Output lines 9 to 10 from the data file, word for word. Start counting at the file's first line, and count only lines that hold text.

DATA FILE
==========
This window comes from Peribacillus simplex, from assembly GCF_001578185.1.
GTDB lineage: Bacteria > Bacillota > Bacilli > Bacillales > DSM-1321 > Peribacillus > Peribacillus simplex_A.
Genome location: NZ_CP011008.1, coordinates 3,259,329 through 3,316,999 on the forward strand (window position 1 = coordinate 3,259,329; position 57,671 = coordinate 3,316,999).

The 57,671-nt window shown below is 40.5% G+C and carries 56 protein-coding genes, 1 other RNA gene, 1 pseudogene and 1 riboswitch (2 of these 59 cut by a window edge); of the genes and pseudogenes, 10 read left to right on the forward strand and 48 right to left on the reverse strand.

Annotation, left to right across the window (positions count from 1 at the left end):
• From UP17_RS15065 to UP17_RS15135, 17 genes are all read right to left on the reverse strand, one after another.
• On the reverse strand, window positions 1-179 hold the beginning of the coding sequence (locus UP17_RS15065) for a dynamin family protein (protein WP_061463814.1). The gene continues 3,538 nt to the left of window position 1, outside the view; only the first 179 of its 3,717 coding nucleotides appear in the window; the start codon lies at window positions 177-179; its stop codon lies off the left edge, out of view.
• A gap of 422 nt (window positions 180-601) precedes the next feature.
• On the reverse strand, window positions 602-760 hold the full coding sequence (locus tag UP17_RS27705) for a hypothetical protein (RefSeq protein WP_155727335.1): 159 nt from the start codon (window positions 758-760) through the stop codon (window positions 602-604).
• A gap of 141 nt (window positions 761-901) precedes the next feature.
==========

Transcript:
• On the reverse strand, window positions 602-760 hold the full coding sequence (locus tag UP17_RS27705) for a hypothetical protein (RefSeq protein WP_155727335.1): 159 nt from the start codon (window positions 758-760) through the stop codon (window positions 602-604).
• A gap of 141 nt (window positions 761-901) precedes the next feature.